Akira Kurosawa to Ingmar Bergman: “A Human Is Not Really Capable of Creating Really Good Works Until He Reaches 80”


In July of 1988, Ing­mar Bergman—retired from film—turned 70. He had every rea­son to believe that his best work lay behind him. After all, he had won three Acad­e­my Awards (and the Irv­ing G. Thal­berg Memo­r­i­al Award), two BAF­TAs, sev­en Cannes prizes, six Gold­en Globes, and a host of oth­er hon­ors. His oeu­vre includ­ed such seem­ing­ly unsur­pass­able achieve­ments as Wild Straw­ber­ries, The Sev­enth Seal, Fan­ny and Alexan­der, and too many more to name, and that year he pub­lished his mem­oirs, The Mag­ic Lantern, in which he con­fessed “I prob­a­bly do mourn the fact that I no longer make films.”

But no!, writes the Swedish director’s Japan­ese coun­ter­part, Aki­ra Kuro­sawa, the “real work is just begin­ning.” At least that’s how Kura­sawa, then 77, felt about his “sec­ond baby­hood.” Kuro­sawa wrote the let­ter above to Bergman on his birth­day, pro­fess­ing his deep admi­ra­tion. The feel­ing went both ways. The typ­i­cal­ly self-dep­re­cat­ing Bergman once called his The Vir­gin Spring a “a lousy imi­ta­tion of Kuro­sawa” and added, “at the time my admi­ra­tion for the Japan­ese cin­e­ma was at its height. I was almost a samuri myself!” Read the full tran­script of Kurosawa’s birth­day wish­es to Bergman below (orig­i­nal­ly pub­lished in Chap­lin mag­a­zine).

Dear Mr. Bergman,

Please let me con­grat­u­late you upon your sev­en­ti­eth birth­day.

Your work deeply touch­es my heart every time I see it and I have learned a lot from your works and have been encour­aged by them. I would like you to stay in good health to cre­ate more won­der­ful movies for us.

In Japan, there was a great artist called Tes­sai Tomio­ka who lived in the Mei­ji Era (the late 19th cen­tu­ry). This artist paint­ed many excel­lent pic­tures while he was still young, and when he reached the age of eighty, he sud­den­ly start­ed paint­ing pic­tures which were much supe­ri­or to the pre­vi­ous ones, as if he were in mag­nif­i­cent bloom. Every time I see his paint­ings, I ful­ly real­ize that a human is not real­ly capa­ble of cre­at­ing real­ly good works until he reach­es eighty.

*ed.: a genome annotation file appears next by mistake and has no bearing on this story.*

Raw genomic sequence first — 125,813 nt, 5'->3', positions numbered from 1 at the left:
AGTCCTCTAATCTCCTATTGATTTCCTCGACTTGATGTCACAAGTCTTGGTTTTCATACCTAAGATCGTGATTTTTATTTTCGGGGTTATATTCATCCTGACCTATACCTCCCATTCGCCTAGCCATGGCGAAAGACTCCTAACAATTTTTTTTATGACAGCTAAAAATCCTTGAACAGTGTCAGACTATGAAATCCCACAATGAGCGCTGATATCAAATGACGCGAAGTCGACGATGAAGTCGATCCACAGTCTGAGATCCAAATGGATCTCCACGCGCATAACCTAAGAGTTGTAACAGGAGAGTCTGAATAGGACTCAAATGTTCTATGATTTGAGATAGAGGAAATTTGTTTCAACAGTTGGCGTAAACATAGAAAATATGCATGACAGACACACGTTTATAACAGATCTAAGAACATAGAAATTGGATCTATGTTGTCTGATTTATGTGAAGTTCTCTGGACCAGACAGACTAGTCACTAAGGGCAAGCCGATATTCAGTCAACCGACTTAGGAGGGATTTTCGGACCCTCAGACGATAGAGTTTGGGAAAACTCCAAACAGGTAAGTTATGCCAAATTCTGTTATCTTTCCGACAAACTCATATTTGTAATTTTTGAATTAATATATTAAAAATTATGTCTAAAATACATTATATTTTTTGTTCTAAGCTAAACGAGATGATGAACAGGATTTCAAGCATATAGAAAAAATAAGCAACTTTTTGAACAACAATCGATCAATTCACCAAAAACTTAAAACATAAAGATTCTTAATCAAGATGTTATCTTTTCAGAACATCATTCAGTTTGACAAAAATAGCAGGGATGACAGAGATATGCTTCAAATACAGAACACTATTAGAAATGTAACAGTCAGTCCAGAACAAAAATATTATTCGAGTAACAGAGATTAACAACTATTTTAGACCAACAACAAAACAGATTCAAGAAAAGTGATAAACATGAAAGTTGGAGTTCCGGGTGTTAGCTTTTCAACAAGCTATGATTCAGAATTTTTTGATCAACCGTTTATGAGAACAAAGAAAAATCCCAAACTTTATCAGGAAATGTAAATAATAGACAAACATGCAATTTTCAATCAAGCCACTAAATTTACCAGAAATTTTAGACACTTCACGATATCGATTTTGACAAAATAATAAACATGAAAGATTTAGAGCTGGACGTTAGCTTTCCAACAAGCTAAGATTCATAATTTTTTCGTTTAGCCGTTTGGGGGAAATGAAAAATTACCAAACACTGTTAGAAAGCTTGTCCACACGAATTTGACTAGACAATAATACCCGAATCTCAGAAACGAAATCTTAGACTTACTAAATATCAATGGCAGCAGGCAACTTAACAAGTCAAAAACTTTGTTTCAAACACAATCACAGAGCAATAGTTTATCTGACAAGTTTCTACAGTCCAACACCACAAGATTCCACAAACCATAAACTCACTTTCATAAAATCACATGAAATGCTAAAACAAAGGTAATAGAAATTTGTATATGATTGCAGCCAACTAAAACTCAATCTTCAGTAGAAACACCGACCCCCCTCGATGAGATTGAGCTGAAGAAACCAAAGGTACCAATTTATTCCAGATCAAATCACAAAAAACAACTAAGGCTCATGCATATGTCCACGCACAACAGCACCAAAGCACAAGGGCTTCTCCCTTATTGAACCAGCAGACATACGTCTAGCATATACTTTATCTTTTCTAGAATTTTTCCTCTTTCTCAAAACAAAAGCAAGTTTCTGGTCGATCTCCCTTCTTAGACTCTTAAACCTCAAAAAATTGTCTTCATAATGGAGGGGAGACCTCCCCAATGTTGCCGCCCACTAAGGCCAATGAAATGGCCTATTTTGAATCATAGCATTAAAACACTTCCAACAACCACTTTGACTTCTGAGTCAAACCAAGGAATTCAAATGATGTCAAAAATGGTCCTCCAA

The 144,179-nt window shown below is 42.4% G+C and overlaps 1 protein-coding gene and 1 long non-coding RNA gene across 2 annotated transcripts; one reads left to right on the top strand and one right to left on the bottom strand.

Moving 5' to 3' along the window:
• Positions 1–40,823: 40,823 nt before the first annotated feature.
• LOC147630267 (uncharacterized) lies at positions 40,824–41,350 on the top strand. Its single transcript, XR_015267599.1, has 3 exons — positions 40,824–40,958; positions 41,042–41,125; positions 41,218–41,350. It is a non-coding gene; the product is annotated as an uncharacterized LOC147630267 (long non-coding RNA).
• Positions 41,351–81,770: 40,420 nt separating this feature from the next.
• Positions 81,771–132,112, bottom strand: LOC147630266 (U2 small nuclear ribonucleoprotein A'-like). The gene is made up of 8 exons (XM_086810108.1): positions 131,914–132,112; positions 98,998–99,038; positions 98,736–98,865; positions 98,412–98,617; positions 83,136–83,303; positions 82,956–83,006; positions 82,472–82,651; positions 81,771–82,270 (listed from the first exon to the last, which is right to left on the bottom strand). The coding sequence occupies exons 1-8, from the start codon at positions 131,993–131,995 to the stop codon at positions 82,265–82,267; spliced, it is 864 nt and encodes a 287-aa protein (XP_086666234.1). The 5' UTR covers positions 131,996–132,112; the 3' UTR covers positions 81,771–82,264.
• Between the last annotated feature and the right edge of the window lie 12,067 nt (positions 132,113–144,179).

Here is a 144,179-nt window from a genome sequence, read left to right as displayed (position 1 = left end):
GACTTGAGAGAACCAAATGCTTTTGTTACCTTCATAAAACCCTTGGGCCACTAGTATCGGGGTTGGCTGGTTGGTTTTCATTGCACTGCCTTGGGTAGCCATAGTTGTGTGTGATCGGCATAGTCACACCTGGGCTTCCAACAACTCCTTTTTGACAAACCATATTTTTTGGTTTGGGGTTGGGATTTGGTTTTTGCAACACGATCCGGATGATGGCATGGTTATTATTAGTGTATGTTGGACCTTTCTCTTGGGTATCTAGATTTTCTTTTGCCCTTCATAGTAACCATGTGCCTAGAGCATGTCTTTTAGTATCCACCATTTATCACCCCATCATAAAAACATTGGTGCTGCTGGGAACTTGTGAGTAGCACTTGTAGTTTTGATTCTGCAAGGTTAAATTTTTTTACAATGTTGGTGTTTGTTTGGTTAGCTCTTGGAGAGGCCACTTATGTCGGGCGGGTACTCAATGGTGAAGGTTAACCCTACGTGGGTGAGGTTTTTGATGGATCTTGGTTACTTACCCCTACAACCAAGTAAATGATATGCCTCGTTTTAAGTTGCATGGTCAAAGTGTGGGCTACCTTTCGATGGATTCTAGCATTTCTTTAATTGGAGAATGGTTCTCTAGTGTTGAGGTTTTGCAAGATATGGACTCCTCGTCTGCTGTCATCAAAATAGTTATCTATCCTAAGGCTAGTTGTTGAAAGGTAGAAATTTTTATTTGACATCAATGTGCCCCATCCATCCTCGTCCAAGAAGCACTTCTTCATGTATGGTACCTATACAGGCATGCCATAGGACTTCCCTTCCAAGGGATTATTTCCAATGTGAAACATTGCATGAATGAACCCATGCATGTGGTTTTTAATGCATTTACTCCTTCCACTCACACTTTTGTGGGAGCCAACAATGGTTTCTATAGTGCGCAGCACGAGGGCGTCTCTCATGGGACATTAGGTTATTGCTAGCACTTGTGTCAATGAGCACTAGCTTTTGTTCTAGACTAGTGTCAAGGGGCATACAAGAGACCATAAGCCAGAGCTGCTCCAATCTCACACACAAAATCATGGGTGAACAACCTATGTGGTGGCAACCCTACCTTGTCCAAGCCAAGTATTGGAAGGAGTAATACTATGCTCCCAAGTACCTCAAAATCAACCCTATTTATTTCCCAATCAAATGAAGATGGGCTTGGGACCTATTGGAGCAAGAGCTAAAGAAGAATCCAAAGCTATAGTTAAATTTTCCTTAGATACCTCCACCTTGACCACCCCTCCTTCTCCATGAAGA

A human is born a baby, becomes a boy, goes through youth, the prime of life and final­ly returns to being a baby before he clos­es his life. This is, in my opin­ion, the most ide­al way of life.

I believe you would agree that a human becomes capa­ble of pro­duc­ing pure works, with­out any restric­tions, in the days of his sec­ond baby­hood.

I am now sev­en­ty-sev­en (77) years old and am con­vinced that my real work is just begin­ning.

Let us hold out togeth­er for the sake of movies.

With the warmest regards,

Aki­ra Kuro­sawa

Via Cinephil­ia and Beyond

Relat­ed Con­tent:

Stan­ley Kubrick to Ing­mar Bergman: “You Are the Great­est Film­mak­er at Work Today” (1960)

Ing­mar Bergman Eval­u­ates His Fel­low Film­mak­ers — The “Affect­ed” Godard, “Infan­tile” Hitch­cock & Sub­lime Tarkovsky

Watch Kurosawa’s Rashomon Free Online, the Film That Intro­duced Japan­ese Cin­e­ma to the West

Dick Cavett’s Wide-Rang­ing TV Inter­view with Ing­mar Bergman and Lead Actress Bibi Ander­s­son (1971)

Josh Jones is a writer and musi­cian based in Durham, NC. Fol­low him at @jdmagness

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